I've had the pleasure of sharing ideas and visions on truly local beer with Dr. Yoshi Shinoda of the Kyoto 100 project (kyoto100brew on Facebook). We've exchanged perspectives and opinions on how best to define local (Can yeast be local? What is the range of "local" in the state of North Carolina...and does it differ in a small, densely populated country?).
Nine years in our exploration of truly local beer, I'm beyond thrilled to see this topic literally take root in other parts of the world -- places where beer's ingredients (barley, hops, local agriculture, foraged harvests) can give a beer a true taste of place.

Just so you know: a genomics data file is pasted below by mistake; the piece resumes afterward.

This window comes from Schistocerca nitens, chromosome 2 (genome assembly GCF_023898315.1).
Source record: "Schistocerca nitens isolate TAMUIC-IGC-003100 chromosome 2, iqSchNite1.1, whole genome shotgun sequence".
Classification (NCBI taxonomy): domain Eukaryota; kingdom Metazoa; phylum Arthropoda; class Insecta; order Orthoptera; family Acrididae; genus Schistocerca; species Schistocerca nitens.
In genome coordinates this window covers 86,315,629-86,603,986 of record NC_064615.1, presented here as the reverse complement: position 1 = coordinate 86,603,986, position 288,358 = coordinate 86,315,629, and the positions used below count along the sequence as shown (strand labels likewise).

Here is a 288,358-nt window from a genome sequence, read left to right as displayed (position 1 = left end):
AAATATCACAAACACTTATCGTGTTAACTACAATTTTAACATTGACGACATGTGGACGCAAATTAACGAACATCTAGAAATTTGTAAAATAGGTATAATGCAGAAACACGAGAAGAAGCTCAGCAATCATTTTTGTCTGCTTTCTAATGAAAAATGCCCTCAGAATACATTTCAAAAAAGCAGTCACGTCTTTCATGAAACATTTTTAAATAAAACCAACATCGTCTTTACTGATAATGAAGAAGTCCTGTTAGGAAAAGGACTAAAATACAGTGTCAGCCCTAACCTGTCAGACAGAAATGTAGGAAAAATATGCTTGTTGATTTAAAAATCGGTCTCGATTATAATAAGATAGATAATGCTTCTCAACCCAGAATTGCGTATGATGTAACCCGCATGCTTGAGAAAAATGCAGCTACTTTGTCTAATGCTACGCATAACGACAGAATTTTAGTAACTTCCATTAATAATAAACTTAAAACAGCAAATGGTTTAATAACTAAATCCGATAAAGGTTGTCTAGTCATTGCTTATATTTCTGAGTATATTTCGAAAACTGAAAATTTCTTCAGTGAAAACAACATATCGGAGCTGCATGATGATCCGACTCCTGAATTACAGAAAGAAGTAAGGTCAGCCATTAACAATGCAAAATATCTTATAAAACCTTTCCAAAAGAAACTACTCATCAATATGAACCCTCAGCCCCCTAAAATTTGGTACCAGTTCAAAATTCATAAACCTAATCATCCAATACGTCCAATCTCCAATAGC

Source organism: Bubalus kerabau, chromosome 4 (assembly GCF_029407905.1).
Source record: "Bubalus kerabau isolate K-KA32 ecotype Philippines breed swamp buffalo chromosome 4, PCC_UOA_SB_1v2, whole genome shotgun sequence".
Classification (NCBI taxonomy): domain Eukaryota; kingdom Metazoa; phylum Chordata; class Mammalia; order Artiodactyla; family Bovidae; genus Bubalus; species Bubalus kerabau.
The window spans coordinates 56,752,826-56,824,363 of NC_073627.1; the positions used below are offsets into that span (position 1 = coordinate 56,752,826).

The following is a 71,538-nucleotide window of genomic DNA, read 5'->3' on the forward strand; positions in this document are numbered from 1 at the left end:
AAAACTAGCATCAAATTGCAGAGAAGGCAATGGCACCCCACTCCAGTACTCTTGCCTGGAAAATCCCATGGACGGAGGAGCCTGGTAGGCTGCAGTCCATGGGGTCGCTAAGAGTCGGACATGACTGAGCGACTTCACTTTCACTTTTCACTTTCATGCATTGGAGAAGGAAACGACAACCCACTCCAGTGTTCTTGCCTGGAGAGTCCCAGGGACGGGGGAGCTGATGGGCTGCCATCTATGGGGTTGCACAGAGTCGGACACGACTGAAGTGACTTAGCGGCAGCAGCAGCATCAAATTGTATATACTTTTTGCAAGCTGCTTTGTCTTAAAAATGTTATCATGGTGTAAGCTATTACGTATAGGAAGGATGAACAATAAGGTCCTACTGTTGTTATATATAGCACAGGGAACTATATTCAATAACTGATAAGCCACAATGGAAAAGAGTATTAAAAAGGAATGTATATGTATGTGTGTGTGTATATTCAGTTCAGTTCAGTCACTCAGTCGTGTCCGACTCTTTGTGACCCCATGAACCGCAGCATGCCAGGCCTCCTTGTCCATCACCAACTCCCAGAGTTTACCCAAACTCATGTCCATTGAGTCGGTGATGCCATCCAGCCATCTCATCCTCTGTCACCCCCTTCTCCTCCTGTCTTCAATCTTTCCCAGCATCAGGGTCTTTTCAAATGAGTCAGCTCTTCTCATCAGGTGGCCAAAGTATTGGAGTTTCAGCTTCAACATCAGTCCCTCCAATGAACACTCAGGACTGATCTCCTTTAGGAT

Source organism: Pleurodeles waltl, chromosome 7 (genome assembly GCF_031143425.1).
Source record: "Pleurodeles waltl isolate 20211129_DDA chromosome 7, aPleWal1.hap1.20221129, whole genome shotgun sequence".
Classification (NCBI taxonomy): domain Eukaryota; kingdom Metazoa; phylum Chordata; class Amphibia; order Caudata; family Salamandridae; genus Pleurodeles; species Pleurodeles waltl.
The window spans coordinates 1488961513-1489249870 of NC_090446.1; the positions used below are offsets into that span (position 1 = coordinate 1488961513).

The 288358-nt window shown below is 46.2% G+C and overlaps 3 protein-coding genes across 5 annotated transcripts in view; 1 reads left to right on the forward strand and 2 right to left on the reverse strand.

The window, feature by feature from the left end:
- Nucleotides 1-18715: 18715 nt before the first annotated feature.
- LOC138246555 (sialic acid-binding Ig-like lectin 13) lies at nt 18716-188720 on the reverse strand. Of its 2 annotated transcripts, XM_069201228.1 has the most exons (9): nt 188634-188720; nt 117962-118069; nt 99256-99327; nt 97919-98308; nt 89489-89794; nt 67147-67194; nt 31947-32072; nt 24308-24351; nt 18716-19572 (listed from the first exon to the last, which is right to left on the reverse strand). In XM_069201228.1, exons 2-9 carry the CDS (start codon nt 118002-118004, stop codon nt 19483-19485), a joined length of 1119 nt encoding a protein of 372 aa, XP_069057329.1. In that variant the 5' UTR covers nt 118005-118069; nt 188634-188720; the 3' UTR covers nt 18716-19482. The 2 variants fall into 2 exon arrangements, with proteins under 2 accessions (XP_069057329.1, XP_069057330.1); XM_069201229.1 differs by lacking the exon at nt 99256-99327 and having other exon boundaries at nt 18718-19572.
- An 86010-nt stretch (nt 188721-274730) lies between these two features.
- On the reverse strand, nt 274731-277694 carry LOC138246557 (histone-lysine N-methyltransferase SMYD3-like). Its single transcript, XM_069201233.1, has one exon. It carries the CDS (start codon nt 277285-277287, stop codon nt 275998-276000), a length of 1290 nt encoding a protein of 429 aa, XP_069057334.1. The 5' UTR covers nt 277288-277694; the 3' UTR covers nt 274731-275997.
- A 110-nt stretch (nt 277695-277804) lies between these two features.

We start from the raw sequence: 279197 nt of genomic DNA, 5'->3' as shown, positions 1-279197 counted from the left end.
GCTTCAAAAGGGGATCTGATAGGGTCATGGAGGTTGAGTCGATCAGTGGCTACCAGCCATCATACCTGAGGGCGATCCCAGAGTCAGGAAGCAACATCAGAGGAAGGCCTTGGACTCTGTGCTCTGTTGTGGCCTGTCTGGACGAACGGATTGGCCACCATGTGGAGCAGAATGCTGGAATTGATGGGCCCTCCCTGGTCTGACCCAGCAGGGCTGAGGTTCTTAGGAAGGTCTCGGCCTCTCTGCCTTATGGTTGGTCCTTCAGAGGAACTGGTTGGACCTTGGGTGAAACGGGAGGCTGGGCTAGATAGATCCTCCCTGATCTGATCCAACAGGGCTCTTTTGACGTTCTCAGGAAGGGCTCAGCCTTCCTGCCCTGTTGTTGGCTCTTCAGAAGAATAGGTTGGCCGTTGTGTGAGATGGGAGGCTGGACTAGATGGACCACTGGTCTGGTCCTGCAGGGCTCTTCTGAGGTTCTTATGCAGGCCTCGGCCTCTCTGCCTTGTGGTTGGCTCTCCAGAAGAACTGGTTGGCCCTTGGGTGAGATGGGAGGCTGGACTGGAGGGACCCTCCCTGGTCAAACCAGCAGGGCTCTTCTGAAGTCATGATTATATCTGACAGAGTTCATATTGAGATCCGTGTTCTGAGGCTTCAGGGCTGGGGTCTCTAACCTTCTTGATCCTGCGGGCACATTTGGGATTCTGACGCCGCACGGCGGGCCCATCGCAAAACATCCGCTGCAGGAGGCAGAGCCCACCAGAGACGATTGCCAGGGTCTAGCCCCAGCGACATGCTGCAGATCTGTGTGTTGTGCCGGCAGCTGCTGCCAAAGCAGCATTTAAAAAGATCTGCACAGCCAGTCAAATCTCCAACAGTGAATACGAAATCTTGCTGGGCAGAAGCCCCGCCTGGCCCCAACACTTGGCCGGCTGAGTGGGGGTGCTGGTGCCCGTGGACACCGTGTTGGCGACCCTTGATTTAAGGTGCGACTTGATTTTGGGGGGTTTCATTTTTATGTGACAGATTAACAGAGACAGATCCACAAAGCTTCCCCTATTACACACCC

This article, translated by Google and thus not quite perfect, makes me want to jump on a plane and raise a glass with our Japanese friends. I hope you see the parallels in vision. We may be a world apart, but our passion for our community, farms, and the land unites us.
"Isn't the world good? Isn't it worth it? I want to help local farmers somehow. I want to make beer from malted barley in the areal from hops in the area. If the beer in the glass traces back to the field, I want to create a society like that...that I was able to make beer and local things.
I want to work on this as an industry as a region, I want to make it as local as possible, I want to pay money locally, I want to commit to society, I want to create such a society from Kyoto as soon as possible."
Dr. Yoshifumi Shinoda